How wonderful it is to celebrate twenty years of Gilda’s Club being here for people with cancer and their families and friends! I vividly remember when Gene Wilder, Joel Siegel, Mandy Patinkin and I met in a huddle of determination to see that no one should ever feel alone while living with cancer. We were devoted to the belief that the spirit of friendship and all things possible that Gilda Radner expressed in her book “It’s Always Something,” should and could be perpetuated with the club that we named for her. “An elite club I’d rather not belong to,” she told us, and it’s true: who would ask to belong? But we created a place where people living with cancer would feel entirely at ease at their home away from home, facing the unknowns that come with illness while being there for one another and creating a unique support community as they gave support and received it—together.
Nostalgia brings to mind the past, and I remember as I look at these twenty years, how it all came to pass. I was at a desert retreat in Southern California with a bunch of psychotherapists, health care workers, artists and spiritual seekers (quite a disparate group!) when I connected with a therapist who was putting together an innovative meeting place for people with cancer and looking for someone to run the “clinic” in this new, non-hospital group therapy setting. In those days, the late seventies, spiritual focus was a therapeutic alternative to the suffering of the world, so the fact that I had spent some time in a Zen monastery with Suzuki Roshi and was working on a degree in psychology instantly qualified me. I jumped into the deep end, into unknowns, into new ways, with no regrets.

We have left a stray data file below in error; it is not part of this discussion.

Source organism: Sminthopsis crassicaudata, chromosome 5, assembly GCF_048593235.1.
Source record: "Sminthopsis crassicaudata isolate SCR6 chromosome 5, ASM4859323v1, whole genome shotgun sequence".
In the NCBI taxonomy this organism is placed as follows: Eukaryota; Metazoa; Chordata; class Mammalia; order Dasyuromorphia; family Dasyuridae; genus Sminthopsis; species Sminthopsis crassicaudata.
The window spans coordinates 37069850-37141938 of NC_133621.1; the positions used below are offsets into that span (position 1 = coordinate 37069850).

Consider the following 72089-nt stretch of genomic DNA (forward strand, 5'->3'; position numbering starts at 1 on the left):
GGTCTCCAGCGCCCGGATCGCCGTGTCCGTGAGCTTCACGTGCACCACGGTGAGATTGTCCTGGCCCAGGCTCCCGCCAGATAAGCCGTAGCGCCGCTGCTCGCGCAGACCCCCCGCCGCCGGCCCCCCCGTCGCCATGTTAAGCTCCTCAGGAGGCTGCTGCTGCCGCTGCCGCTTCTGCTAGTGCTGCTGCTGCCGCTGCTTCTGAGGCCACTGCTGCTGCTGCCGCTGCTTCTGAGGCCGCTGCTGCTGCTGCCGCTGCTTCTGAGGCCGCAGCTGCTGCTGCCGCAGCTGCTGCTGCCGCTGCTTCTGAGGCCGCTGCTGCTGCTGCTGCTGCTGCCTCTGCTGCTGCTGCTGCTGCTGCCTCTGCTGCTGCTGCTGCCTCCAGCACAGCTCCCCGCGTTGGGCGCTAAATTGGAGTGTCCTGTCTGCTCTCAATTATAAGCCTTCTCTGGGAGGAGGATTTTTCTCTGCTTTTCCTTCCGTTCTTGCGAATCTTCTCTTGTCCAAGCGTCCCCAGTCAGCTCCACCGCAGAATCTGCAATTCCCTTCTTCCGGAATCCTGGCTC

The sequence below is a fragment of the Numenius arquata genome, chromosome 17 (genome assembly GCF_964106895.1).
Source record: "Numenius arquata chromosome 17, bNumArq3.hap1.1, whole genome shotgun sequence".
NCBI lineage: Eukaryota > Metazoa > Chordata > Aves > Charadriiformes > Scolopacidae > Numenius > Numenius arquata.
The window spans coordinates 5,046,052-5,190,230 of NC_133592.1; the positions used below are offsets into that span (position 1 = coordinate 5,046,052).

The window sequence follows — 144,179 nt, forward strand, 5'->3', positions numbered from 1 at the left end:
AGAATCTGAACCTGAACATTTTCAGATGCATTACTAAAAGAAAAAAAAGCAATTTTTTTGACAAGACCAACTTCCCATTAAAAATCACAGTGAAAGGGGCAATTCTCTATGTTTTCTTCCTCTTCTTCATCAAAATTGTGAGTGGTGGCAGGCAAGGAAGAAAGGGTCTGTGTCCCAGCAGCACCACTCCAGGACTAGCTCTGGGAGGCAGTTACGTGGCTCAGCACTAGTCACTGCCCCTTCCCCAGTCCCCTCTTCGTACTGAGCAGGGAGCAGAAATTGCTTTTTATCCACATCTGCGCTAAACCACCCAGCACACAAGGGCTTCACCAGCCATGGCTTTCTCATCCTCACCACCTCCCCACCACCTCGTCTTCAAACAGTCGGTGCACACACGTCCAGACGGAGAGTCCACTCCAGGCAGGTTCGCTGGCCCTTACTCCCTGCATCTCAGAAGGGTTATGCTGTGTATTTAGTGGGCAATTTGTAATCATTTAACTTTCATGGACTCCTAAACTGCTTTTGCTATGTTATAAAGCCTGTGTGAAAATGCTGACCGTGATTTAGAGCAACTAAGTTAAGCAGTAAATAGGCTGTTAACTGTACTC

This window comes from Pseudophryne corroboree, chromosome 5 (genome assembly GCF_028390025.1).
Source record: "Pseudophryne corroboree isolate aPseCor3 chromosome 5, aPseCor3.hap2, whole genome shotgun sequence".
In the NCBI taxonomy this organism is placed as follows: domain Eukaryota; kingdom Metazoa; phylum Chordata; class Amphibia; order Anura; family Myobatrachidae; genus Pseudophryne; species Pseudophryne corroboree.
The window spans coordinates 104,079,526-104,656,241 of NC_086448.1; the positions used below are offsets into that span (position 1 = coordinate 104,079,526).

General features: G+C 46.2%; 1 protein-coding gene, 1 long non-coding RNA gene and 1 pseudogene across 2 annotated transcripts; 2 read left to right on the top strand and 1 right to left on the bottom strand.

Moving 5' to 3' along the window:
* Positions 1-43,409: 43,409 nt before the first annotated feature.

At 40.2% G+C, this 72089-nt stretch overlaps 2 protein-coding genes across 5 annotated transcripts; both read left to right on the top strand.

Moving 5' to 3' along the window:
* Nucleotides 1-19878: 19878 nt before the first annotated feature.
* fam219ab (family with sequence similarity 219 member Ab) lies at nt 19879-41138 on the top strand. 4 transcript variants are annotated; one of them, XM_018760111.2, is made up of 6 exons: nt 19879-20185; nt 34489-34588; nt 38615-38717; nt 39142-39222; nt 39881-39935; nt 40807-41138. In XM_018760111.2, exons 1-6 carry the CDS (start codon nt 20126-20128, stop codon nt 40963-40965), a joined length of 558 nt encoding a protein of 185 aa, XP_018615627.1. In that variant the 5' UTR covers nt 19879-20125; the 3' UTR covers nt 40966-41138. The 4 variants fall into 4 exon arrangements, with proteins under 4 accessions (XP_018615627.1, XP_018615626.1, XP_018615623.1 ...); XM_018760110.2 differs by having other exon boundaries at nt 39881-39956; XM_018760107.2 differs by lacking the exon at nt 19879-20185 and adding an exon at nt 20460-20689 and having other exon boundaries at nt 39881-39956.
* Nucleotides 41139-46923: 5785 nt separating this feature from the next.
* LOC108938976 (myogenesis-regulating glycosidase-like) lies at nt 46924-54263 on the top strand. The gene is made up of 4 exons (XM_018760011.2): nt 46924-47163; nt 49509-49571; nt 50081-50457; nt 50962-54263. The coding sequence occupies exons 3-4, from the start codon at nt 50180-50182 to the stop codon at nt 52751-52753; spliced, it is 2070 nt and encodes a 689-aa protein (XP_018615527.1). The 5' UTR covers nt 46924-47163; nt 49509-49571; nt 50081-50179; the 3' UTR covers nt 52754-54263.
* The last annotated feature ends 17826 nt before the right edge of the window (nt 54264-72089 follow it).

After twenty years during which we’ve made clear impact in the understanding of the importance of social and emotional support for illness, there is nothing more present now for me than a sense of privilege and gratitude. Privilege to have been a part of this movement, which has defined in prescient particulars what modern psycho-oncology tells us is what matters; and gratitude to be a part of it still, as consultant to Cancer Support Community, the outcome of a merger with Gilda’s Club that has led to this umbrella network of cancer support committed to social and emotional support as an integral part of cancer care.
As for gratitude, it’s not just inexpressibly meaningful to me the fact that thousands of people living with cancer – families and caring friends as well as those in treatment, now and chronically – continue to create after all these years support communities that they celebrate as they live with illness in the family or create family in their many local support communities. To me, it’s that the Gilda’s Club mission continues to thrive: that of caring for one another, utilizing its program of structuring what’s personally needed, extending the invitation to others who care, and respecting the wisdom of direct experience that makes being there for one another the deepest path of being alive together in adversity. It’s what we’re here for.